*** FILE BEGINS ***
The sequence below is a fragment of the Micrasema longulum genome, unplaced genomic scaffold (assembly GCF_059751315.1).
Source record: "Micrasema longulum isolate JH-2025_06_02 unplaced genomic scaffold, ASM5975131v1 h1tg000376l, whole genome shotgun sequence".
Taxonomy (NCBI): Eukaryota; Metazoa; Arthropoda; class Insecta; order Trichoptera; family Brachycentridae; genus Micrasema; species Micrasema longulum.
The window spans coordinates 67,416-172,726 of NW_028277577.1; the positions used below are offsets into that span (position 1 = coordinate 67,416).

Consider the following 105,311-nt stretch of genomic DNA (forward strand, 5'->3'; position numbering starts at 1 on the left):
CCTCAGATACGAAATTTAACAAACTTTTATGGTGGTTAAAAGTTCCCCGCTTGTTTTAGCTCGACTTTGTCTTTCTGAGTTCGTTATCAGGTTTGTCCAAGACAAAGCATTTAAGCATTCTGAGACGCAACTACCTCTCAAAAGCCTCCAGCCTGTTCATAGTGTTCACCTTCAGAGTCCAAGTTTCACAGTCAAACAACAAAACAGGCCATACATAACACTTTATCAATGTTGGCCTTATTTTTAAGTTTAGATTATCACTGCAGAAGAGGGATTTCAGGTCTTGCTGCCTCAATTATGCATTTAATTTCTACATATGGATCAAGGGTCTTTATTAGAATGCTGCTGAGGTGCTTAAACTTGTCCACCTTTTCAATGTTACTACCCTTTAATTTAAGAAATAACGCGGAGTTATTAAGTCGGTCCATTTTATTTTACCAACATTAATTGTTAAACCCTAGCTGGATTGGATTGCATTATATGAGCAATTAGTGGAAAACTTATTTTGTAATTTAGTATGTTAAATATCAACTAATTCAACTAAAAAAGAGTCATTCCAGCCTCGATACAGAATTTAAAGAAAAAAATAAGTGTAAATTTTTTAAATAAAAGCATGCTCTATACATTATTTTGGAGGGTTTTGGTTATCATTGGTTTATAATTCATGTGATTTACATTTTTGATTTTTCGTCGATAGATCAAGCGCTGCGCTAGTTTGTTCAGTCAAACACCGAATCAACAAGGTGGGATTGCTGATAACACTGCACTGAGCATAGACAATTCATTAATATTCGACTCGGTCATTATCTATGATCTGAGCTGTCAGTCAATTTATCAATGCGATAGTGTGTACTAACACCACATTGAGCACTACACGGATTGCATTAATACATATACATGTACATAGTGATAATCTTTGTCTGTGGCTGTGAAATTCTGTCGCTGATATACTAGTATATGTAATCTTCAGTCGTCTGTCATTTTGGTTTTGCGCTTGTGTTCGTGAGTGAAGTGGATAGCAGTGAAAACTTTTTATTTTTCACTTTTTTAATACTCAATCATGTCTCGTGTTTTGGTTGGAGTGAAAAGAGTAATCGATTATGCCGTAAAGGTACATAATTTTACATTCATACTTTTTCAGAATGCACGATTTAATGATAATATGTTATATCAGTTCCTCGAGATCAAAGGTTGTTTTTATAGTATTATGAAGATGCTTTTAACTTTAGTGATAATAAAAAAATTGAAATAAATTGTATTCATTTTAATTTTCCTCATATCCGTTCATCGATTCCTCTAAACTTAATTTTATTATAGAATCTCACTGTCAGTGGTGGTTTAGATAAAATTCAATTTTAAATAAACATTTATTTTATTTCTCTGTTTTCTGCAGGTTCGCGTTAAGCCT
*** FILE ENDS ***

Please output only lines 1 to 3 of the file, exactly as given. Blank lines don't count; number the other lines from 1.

The sequence below is a fragment of the Micrasema longulum genome, unplaced genomic scaffold (assembly GCF_059751315.1).
Source record: "Micrasema longulum isolate JH-2025_06_02 unplaced genomic scaffold, ASM5975131v1 h1tg000376l, whole genome shotgun sequence".
Taxonomy (NCBI): Eukaryota; Metazoa; Arthropoda; class Insecta; order Trichoptera; family Brachycentridae; genus Micrasema; species Micrasema longulum.